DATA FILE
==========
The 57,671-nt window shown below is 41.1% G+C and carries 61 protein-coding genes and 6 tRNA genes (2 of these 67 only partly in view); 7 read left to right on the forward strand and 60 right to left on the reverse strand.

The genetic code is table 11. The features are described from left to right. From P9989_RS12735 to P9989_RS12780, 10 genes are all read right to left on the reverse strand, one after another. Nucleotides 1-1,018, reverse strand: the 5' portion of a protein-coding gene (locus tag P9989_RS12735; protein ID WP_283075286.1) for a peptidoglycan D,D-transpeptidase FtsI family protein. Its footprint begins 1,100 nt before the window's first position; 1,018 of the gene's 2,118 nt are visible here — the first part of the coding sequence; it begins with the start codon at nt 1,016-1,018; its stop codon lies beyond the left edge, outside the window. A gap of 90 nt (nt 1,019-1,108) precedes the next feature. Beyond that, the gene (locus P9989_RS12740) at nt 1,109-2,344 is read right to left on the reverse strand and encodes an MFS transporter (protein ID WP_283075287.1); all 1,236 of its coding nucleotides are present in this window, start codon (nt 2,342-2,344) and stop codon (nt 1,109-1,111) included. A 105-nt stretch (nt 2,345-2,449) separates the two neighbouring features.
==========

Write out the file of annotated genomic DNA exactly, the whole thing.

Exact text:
The 57,671-nt window shown below is 41.1% G+C and carries 61 protein-coding genes and 6 tRNA genes (2 of these 67 only partly in view); 7 read left to right on the forward strand and 60 right to left on the reverse strand.

The genetic code is table 11. The features are described from left to right. From P9989_RS12735 to P9989_RS12780, 10 genes are all read right to left on the reverse strand, one after another. Nucleotides 1-1,018, reverse strand: the 5' portion of a protein-coding gene (locus tag P9989_RS12735; protein ID WP_283075286.1) for a peptidoglycan D,D-transpeptidase FtsI family protein. Its footprint begins 1,100 nt before the window's first position; 1,018 of the gene's 2,118 nt are visible here — the first part of the coding sequence; it begins with the start codon at nt 1,016-1,018; its stop codon lies beyond the left edge, outside the window. A gap of 90 nt (nt 1,019-1,108) precedes the next feature. Beyond that, the gene (locus P9989_RS12740) at nt 1,109-2,344 is read right to left on the reverse strand and encodes an MFS transporter (protein ID WP_283075287.1); all 1,236 of its coding nucleotides are present in this window, start codon (nt 2,342-2,344) and stop codon (nt 1,109-1,111) included. A 105-nt stretch (nt 2,345-2,449) separates the two neighbouring features.